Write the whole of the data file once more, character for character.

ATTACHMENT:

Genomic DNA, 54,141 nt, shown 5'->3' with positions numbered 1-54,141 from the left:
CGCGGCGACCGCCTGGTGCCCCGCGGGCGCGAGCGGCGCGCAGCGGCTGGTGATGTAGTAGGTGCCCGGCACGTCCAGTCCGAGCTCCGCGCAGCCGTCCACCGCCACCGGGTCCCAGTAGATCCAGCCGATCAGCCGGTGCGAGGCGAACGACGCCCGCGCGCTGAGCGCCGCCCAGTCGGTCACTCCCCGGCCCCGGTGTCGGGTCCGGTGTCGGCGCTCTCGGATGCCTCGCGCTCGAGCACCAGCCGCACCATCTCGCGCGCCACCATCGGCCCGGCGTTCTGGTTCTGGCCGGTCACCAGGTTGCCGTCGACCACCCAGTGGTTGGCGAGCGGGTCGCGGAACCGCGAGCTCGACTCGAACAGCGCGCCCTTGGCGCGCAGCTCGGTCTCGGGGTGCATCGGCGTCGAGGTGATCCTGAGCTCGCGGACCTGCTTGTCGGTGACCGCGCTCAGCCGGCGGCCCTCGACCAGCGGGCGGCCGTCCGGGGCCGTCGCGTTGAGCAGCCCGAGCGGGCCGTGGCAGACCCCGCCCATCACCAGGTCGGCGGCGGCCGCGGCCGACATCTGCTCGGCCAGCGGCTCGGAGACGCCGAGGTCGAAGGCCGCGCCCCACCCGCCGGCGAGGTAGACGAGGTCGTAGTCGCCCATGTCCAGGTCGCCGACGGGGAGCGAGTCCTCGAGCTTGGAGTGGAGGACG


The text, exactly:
Genomic DNA, 54,141 nt, shown 5'->3' with positions numbered 1-54,141 from the left:
CGCGGCGACCGCCTGGTGCCCCGCGGGCGCGAGCGGCGCGCAGCGGCTGGTGATGTAGTAGGTGCCCGGCACGTCCAGTCCGAGCTCCGCGCAGCCGTCCACCGCCACCGGGTCCCAGTAGATCCAGCCGATCAGCCGGTGCGAGGCGAACGACGCCCGCGCGCTGAGCGCCGCCCAGTCGGTCACTCCCCGGCCCCGGTGTCGGGTCCGGTGTCGGCGCTCTCGGATGCCTCGCGCTCGAGCACCAGCCGCACCATCTCGCGCGCCACCATCGGCCCGGCGTTCTGGTTCTGGCCGGTCACCAGGTTGCCGTCGACCACCCAGTGGTTGGCGAGCGGGTCGCGGAACCGCGAGCTCGACTCGAACAGCGCGCCCTTGGCGCGCAGCTCGGTCTCGGGGTGCATCGGCGTCGAGGTGATCCTGAGCTCGCGGACCTGCTTGTCGGTGACCGCGCTCAGCCGGCGGCCCTCGACCAGCGGGCGGCCGTCCGGGGCCGTCGCGTTGAGCAGCCCGAGCGGGCCGTGGCAGACCCCGCCCATCACCAGGTCGGCGGCGGCCGCGGCCGACATCTGCTCGGCCAGCGGCTCGGAGACGCCGAGGTCGAAGGCCGCGCCCCACCCGCCGGCGAGGTAGACGAGGTCGTAGTCGCCCATGTCCAGGTCGCCGACGGGGAGCGAGTCCTCGAGCTTGGAGTGGAGGACG